As I come back to the paper for my first full week, I cannot help but think how much has changed, but, at the same time, how much has stayed the same.
“Are we there yet?”
I remember asking that question more than once from the back seat of my Mom’s Ford Galaxy 500 as Dad drove us up to the U.P. to see our grandparents, his parents. But, I also never asked more than once. Those who knew my Dad would understand — it was not something a kid would ask repeatedly.
Now, as an avid bass tournament angler, usually some time around the end of January, I the same question.
“Are we there yet?”
Is it spring yet? Time to get the rods ready and get the boat out yet? I have always said it is not winter that is so long, but what seems like six months between January and March that are the problem. But every year we get there, those of us the Big Guy upstairs has allowed to see another spring. We get the warmer weather and the sunshine and, eventually, soft water in the lakes again.
The question, at this time of the year, other than “are we there yet?” is “what should I do with all of this time?” And, when an angler really thinks about it, there is a lot to do. While there are days on the water that I would rather be lucky than good, I find the more preparation I put into it, the “luckier” I tend to be. So, for me, and many other anglers, late winter is preparation season.
Well then, what do I do to pass the time? This winter I got pretty heavy into pouring my own soft plastics, which is a lot of fun and very time-consuming. It is probably not for everyone, and there are several safety precautions, including wearing a respirator to keep the fumes at bay, but it is something I enjoy.
I know several other people who dabble in building their own rods, or making spinnerbaits or buzz baits. A few friends even skirt their own jigs. Of course, I have friends who own small businesses in the fishing industry, and they are busy in their shops year-round with customer orders.
Even for those who do not believe they are creative enough to make their own lures, or who just do not have the time or the space (I have an entire room for making baits, which makes it super easy), there is plenty to do in the cold winter months.
One of those things is to really go through all of my gear. I take apart my reels and clean them all up, oiling them where needed. I also use this time to clean up my rods. While I have been a foam grip handle kind of girl, my late husband was a cork grip guy, so I am now charged with cleaning that cork at least every winter. A good friend, though, gave me a tip. She said to get the cork clean like new again, just use some toothpaste and water. And I will be danged if it did not work perfectly! The rod grips looked like brand new.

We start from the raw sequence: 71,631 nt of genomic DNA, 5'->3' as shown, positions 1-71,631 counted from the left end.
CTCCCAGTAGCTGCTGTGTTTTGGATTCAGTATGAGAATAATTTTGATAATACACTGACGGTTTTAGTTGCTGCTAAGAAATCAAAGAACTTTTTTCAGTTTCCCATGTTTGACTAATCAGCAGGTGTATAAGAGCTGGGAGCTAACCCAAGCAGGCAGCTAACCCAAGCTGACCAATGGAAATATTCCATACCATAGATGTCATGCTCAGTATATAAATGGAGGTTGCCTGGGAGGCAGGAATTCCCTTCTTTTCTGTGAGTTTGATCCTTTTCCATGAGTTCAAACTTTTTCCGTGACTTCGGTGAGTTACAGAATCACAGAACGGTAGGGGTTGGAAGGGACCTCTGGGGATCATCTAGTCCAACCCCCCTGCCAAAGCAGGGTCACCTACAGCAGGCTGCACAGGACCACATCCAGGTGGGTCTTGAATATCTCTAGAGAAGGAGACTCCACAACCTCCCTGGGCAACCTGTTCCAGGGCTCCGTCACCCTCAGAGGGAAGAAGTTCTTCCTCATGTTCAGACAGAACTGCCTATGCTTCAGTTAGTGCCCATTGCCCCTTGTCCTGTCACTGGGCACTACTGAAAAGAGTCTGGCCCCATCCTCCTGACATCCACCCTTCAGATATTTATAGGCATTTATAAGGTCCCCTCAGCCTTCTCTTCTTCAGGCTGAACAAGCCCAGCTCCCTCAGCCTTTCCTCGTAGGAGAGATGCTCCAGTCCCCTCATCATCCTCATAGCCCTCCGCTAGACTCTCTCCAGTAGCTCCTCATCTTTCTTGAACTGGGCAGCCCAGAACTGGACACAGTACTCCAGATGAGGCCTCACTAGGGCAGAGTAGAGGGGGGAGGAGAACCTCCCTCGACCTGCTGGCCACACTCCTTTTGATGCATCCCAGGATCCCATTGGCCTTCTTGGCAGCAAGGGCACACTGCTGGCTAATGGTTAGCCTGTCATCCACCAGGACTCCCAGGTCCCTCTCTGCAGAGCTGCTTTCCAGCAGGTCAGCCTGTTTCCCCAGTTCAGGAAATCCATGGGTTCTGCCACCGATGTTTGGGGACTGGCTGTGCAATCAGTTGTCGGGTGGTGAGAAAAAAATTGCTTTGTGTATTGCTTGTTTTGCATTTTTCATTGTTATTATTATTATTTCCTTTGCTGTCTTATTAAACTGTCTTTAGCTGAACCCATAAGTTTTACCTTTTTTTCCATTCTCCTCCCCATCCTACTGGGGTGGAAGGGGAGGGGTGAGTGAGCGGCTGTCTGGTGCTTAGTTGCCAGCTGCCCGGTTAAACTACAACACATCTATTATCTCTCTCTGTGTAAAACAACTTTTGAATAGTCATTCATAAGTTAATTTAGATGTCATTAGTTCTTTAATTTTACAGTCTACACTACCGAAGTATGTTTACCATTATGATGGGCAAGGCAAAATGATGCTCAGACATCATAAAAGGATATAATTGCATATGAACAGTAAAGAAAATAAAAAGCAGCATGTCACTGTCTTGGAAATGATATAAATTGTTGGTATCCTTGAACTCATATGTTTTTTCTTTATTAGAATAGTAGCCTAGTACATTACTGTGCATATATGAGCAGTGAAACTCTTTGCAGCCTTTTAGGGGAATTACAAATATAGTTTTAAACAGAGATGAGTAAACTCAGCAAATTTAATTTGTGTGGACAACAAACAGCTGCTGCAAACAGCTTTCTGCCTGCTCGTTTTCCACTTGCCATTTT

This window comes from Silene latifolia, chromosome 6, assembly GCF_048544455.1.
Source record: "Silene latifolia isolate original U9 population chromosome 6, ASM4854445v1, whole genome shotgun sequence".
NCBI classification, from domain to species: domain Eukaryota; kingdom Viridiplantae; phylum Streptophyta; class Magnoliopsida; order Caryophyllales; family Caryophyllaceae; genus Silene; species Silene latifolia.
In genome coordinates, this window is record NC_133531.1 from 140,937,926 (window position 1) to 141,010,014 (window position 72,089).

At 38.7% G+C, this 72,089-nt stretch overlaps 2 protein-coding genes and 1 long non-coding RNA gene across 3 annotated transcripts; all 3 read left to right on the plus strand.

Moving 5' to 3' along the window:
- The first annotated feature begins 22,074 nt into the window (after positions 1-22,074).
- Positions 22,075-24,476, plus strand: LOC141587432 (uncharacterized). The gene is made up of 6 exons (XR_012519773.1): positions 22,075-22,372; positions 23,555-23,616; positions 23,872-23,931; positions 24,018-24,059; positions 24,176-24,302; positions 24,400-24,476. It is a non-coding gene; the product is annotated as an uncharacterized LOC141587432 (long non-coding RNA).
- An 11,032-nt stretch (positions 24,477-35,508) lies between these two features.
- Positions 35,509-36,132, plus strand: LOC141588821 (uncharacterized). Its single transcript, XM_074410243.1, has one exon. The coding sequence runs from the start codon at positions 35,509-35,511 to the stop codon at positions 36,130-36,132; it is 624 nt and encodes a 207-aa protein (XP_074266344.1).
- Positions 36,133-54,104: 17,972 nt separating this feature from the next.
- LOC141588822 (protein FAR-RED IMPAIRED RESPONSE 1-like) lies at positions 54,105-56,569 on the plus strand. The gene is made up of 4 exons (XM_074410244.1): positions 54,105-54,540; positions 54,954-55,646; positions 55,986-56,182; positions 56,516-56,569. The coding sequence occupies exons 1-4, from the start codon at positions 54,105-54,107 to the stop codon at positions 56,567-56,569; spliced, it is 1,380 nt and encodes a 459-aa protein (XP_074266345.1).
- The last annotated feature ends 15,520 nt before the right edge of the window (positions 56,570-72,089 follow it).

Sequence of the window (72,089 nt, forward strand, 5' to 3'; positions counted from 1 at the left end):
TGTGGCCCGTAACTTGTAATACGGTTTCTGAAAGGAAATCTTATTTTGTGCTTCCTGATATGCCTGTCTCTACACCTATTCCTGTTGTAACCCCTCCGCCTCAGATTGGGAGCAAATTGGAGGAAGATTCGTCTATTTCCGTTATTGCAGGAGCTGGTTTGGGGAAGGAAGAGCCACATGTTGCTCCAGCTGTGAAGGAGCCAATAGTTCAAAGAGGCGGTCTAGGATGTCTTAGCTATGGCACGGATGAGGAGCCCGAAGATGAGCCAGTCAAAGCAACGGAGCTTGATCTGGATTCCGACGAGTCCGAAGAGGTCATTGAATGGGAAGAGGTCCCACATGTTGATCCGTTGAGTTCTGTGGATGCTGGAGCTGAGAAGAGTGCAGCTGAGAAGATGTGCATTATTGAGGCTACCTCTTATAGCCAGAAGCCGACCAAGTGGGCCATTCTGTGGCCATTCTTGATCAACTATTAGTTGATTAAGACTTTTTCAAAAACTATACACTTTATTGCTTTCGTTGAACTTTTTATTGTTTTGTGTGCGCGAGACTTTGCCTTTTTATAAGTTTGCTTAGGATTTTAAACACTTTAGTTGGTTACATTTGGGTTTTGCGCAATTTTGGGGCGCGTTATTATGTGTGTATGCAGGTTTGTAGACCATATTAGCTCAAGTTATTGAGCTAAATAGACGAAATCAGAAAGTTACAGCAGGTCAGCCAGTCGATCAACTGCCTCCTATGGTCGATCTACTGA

I also use this time to go through all of my tackle. Again, I have far more than I could ever use in the next three years, with what I inherited when Rod passed away, so this task probably takes me much longer than it does most anglers, even tournament anglers, but I think it is probably the most fun part of getting ready for the next season.
By now, most tournament anglers, and likely even some anglers who simply fish for the fun of it, have the list of lakes they will be fishing, or would like to visit, in the coming season. I will be fishing the series I run, the Central Wisconsin River Series, as well as another series, the Upper Midwest Bass Challenge, run by a very dear friend of mine Gregg Kizewski from St. Germain. My boyfriend Chet and I fish together, and will also fish a few tournaments in other series as well as two different clubs’ tournaments. That said, I can plan at least a bit, for the types of things I think I will throw most for the time of year and the type of water I plan to fish.
I think every angler starts out that way, but by the end of the year, the “just in case” section of the storage compartment often accounts for more weight in the boat than what we originally planned to use on any given lake. But we learn as we go along — OK, sometimes it is out of desperation, but sometimes it is because we have learned something.
At this point in the year, though, I feel like I can make a pretty decent plan. Then I take stock and make sure I have enough of everything I think I will need, at least to get the season started. Now that I am making my own soft plastics, which is the majority of what I throw throughout the year, it is a bit easier to make sure I have what I need. But still there are some small businesses across the state that will always have my business when it comes to fishing lures. So I make a list for each of those as I go through my tackle.
While some days winter seems to drag on and open water fishing season seems far away, it is fun to keep busy going through tackle and getting my gear ready. Now is the time to go through all of that, and to make a list of anything the boat needed when I put it away last fall. That will make for the best start to the season.
The best part? I have never heard Mother Nature say she is going to “turn this car around” and go back to December if I ask one more time, “Are we there yet?”
Beckie Gaskill may be reached at [email protected].